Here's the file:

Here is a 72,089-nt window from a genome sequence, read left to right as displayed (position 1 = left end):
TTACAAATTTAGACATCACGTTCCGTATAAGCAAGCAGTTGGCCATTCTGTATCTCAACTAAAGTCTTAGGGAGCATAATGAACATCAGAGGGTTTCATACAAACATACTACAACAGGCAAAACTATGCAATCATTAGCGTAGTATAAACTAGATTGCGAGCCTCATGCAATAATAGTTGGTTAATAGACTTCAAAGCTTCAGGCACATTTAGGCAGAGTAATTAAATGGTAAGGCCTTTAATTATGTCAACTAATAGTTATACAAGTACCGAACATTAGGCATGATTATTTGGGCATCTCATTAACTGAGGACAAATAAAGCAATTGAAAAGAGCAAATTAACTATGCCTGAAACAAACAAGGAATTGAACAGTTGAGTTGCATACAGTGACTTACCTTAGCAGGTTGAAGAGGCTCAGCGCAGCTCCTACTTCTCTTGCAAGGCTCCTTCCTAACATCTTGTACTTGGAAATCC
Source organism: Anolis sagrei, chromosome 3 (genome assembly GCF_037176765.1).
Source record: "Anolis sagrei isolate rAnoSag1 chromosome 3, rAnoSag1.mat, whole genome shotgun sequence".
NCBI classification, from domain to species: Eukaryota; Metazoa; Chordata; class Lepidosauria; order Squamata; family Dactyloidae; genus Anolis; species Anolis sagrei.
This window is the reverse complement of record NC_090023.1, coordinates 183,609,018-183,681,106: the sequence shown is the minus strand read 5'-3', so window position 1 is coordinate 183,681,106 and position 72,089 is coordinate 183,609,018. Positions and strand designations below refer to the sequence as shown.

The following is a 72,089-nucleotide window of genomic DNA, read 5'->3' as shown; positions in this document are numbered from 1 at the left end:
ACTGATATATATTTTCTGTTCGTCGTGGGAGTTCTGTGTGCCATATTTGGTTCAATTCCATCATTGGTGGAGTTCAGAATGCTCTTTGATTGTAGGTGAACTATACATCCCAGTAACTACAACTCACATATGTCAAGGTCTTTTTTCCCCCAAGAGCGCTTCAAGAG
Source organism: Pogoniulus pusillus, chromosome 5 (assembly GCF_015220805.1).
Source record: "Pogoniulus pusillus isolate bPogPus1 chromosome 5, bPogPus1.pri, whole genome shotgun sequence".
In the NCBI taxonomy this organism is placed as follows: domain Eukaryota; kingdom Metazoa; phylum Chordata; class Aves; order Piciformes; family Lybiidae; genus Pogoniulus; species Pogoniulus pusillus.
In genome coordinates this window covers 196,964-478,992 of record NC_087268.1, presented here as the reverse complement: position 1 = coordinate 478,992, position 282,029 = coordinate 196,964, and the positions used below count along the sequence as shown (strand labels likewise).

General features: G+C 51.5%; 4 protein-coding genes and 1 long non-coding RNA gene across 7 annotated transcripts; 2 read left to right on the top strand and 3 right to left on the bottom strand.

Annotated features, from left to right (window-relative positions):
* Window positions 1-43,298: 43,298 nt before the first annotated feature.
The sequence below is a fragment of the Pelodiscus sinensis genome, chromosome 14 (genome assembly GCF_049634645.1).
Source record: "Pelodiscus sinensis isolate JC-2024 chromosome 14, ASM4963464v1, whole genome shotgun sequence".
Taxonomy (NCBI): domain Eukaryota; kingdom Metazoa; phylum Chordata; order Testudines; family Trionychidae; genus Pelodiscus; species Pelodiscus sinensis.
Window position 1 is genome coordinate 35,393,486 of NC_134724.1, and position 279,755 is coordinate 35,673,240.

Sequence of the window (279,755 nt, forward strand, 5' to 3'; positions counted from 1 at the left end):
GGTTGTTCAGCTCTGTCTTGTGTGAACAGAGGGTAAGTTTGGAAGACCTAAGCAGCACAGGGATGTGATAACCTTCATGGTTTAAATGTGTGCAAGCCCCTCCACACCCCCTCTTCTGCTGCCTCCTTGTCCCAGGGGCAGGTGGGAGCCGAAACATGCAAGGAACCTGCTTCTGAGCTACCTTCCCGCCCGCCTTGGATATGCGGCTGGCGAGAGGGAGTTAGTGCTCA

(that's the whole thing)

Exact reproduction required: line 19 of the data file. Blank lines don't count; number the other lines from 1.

Window position 1 is genome coordinate 35,393,486 of NC_134724.1, and position 279,755 is coordinate 35,673,240.